Sunday, November 2, 2014

The Ghomeshi Scandal and the CBC: Should we Privatize the Public Broadcaster?

Personally, I have never understood why the government did not sell the CBC to private investors years ago. However, with the loss of nearly all of it's NHL games (it's main cash cow), and now the Jian Ghomashi scandal, I think it's time Canadians really took a hard look at the public broadcaster, and decide whether we want to fund the network?

CBC was recently outbid by Rogers Communications, for the rights to broadcast NHL hockey

Losing the rights to the vast majority of NHL games, and the playoffs to Rogers Communications, was an incredibly stupid move, as it was proven to make money for the public broadcaster for years, and Hockey Night In Canada was it's #1 show. That was bad enough. However, this is tame compared to what is in store for the CBC, when attention inevitably focuses on their role in the Jian Gomeshi scandal, and how much the public broadcaster knew of Gomeshi's inappropriate treatment of female co-workers and interns.

Jian Ghomeshi's radio show "Q" was one of CBC's highest rated programs.

I find it very telling that after the CBC finally fired Jian Ghomeshi for his deviant, and arguably criminal sexual lifestyle, a number of well known artists and employees of CBC went on Twitter, and made allegations that it was no secret to anyone about Jian's behavior, and how the CBC had looked away and ignored allegations of sexual harassment and violence for years, as his radio talk show "Q" was one of it's most popular programs, and a big ratings draw, and attracted much needed advertising revenue.

 Trailer Park Boys actress Lucy Decoutere has alleged she was assaulted by Ghomeshi.

It is now known that at least one female CBC worker filed a complaint about sexual harassment by Jian Ghomeshi in 2010, but the complaint was largely swept under the rug. How many other women at CBC were sexually harassed and intimidated by Ghomeshi?  Was Jian Ghomeshi ever even notified of the complaints against him, much less punished and reprimanded by the public broadcaster?

Author and Lawyer Reva Seth is alleging Ghomeshi assaulted her.

I personally think it is only a matter of time, before shit hits the fan, and CBC is forced to be accountable for one of their employee's behavior, due to the fact that there are complaints about Ghomeshi on record, but were largely ignored. The big question is who knew, and for how long did they know the details about Ghomeshi. With each passing day, it appears that the executives at CBC almost certainly knew of rumors about Ghomeshi's conduct, yet ignored it completely.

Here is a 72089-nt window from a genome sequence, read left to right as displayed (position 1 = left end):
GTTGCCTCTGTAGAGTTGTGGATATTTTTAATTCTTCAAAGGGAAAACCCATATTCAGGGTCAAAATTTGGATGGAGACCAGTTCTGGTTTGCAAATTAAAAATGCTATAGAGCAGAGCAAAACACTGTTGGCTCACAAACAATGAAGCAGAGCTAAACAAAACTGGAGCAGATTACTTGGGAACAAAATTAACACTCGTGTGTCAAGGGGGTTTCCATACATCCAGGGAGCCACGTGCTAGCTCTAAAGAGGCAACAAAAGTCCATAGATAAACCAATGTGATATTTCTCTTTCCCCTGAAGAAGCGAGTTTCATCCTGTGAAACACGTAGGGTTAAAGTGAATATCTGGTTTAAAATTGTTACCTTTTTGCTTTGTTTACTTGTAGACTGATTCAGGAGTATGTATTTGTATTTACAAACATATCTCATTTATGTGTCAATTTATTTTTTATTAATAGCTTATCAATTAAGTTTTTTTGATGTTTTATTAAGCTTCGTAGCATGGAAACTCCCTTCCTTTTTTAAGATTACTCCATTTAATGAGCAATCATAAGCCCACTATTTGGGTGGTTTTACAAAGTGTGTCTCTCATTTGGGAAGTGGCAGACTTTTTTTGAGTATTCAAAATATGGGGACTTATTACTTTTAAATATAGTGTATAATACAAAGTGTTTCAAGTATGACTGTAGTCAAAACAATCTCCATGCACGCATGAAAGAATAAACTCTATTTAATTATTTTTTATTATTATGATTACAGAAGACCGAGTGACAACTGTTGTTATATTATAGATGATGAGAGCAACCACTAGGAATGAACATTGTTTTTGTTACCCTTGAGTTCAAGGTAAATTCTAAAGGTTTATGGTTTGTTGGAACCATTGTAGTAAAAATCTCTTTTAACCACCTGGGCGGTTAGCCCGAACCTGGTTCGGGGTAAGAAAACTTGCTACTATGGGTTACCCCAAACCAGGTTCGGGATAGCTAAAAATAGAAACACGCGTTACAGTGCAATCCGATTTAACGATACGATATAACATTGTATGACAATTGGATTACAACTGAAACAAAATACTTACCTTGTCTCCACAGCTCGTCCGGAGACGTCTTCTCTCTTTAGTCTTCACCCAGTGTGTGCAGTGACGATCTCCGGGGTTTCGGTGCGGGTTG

Toronto Police have opened an investigation into the accusations against Jian Ghomeshi.

Since CBC terminated it's relationship with Jian Ghomeshi on Sunday, October 26, at least 8 woman have come forward, alleging Ghomashi physically and sexually assaulted them on dates.  Recently, three woman have gone to the authorities in regards to being victimized by Ghomeshi, and the Toronto Police Service has opened up an investigation, and is asking potential victims to come forward to Police.   Lucy Decoutere, known for her role on the hit Canadian series "Trailer Park Boys," and author/lawyer Reva Seth had publically come forward, to state that they were assaulted by Jian Ghomeshi at his Toronto home. 

If Ghomeshi is convicted in a criminal court of sexual assault (or worse), it will be inevitable that CBC will face a possible class-action civil suit, which could force the network to shell out tens of millions of dollars to victims of Ghomeshi. I believe it may be more of a question of "when" not "if," in terms of CBC facing a huge backlash for the knowledge of continuing to employ a sexual predator, and placing a higher emphasis on ratings and advertising dollars, then the safety and well-being of it's workforce.

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